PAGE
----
Arugmentive essay Example
Fetal Alcohol Syndrome
Alcohol consumption among pregnant women across the contemporary society presumed to be on the rise (Stern 2013). Finding from United States indicate that at least 1 in every 25 pregnant women engages into binge drinking (Floyd 2014). Women consuming alcohol during pregnancy spearheads at adverse outcome known as Fatal Alcoholic Syndrome (FAS). FAS in children are showcased by physical facial abnormality and the impairment in neurodevelopment and child growth phases.
This retrospect paper seeks to identify the extent to which medical institutions have attained in recognizing and preventing of Fetal Alcohol Syndrome across women.
Recognition of Fetal Alcoholic Syndrome
Symptoms and Signs
` In 2004, research medical institutions attained a full report showcasing the scientific evidence supporting the early recognition of FAS (Warren 2013). Medical practitioners devised a brief medical outcome of diagnostic criteria for new born babies expected to have been exposed to FAS. Firstly, doctors identify FAS through facial dysmorphia. In this context, babies are exposed to FAS by showcasing smooth medial cleft, thin vermillion border and small opening between the eye lids. Secondly, FAS is easily identified through children growth problems. The symptoms are confirmed in children prenatal and postnatal weight and height showcased at one point of life. Lastly, children central nervous system abnormalities documents FAS. The central nervous system abnormalities include the type of head structural in head circumference and brain abnormalities, neurological, and poor functional performance socially, academically and motor functioning delays (Ryan 2014).
Screening and intervening
CDC practitioners developed screening instruments validated for use across both pregnant and non-pregnant women. For pregnant women, medical practitioners developed both the T-ACE and TWEAK instruments that can be used briefly to identify women misuse of alcohol during pregnancy (Medscape 2016). T-ACE is an instrument used to identify how pregnant women are Tolerance, Annoyed, Cut down and Eye Opener towards alcohol consumption (Chang 2016). Based on the instrument, a score test of 7-point scale is used. In this retrospect, a score of more than 3 points indicates that a woman is likely to have a drinking problem.
Contrarily to the available screening tools and interventions, some of the pregnant women are most likely to give false responses regarding their drinking habits. In this context, medical practitioners are likely to encounter false data hence a challenge towards curbing FAS across pregnant women in the current contemporary society. Additionally, most pregnancies are not planned among alcoholic women hence spearheading counseling across such women pose challenges due to less time available.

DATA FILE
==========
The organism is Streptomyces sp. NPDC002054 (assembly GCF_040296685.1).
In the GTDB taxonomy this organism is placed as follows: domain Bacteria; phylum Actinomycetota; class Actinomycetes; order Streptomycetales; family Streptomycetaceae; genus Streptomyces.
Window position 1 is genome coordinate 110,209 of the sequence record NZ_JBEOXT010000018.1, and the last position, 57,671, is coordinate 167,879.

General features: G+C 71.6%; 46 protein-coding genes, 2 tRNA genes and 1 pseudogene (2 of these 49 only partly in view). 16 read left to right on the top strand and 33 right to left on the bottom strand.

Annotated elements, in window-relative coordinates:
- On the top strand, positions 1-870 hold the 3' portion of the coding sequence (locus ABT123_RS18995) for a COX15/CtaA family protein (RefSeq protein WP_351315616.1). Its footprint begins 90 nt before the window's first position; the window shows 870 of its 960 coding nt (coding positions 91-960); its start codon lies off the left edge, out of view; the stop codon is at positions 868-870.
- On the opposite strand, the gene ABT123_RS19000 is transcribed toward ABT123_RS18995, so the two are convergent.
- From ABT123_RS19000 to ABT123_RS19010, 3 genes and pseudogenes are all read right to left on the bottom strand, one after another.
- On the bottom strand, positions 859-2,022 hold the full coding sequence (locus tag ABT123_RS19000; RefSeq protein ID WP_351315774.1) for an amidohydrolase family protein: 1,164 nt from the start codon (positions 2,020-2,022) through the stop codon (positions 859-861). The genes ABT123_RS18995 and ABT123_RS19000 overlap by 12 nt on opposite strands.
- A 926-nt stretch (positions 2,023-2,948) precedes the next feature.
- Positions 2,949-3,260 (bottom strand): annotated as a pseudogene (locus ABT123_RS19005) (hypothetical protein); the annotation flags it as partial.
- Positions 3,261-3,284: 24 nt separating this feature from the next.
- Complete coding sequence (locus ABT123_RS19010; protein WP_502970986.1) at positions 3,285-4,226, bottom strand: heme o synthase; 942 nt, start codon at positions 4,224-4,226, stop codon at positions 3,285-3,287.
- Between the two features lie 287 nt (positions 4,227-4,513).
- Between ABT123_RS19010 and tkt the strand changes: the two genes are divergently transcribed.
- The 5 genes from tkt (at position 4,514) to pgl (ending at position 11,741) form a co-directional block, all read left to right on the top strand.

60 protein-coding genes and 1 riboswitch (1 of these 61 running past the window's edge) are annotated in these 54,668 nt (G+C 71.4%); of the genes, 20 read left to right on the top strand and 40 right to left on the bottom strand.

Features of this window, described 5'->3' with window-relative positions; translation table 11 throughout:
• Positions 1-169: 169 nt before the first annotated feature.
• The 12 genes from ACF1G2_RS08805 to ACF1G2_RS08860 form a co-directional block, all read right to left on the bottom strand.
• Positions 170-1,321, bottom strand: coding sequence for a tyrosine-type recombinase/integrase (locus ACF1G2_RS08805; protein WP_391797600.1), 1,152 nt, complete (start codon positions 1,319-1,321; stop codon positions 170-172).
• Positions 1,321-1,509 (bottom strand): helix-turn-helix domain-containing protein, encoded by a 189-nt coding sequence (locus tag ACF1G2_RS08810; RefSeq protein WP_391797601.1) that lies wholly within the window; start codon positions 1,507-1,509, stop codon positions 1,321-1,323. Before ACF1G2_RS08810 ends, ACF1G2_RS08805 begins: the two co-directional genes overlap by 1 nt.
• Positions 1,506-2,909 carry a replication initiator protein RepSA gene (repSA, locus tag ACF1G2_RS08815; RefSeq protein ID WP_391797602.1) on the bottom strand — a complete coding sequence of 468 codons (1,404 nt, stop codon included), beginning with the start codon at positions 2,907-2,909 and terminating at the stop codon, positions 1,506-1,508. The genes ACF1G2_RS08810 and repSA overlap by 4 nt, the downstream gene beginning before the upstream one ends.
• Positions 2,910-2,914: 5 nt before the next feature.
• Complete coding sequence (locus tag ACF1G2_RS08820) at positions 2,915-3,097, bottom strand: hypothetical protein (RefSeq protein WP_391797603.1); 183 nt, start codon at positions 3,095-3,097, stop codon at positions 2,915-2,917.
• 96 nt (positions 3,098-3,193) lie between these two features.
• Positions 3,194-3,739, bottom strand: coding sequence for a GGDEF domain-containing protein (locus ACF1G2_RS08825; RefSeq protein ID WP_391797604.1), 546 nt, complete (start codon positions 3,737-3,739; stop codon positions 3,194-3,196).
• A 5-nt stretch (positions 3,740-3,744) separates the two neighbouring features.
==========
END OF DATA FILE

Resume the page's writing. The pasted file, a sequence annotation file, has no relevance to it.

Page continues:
From the analysis, it can easily be argued that there is no better cure of FAS rather than pregnant women abstaining from alcohol consumption. In this retrospect, Government and medical institutions need to roll out programs and resources targeting communities perceived to highly engage in alcohol consumption while on their pregnancy. Additionally, more scientific screening tools need to be in place purposefully to effectively intervene across addicted women to reduce the risk of alcohol-exposed pregnancies. Consistently, clinicians need to equip pregnant women both addict and non-addict women of the negative effects of alcohol towards the infants
Chang, Grace. “Alcohol-Screening Instruments for Pregnant Women”. Journal of Turning Discovery into Health. 2016. 1.
Floyd, Louise. “Recognition and prevention of fetal Alcohol Syndrome”. Journal of American College of Obstetricians and Gynecologists, vol. 106, no. 9. 2014. 1059.
Medscape. “Comparing the Effectiveness of TWEAK and T-ACE in Determining Problem Drinkers in Pregnancy. 2016. 1.
Ryan, Susan. “Differences between Children with Fatal Alcohol Spectrum Disorders and Attention Deficit Hyperactivity Disorders: Rural Social Work Implications for Prevention, Assessment, and Treatment”. Journal of Contemporary Rural Social Work, vol.6. 2014. 41
Stern, Theodore. “Alcohol use during Pregnancy: Prevalence and Impact”. Journal of Clinical Psychiatry, vol. 9, no. 6. 2013. 455.
Warren, Kenneth. “Fetal Alcohol Spectrum Disorders: Research Challenges and Opportunities”. Journal of Alcohol Research and Health, vol. 34, no. 1. 2013. 1.
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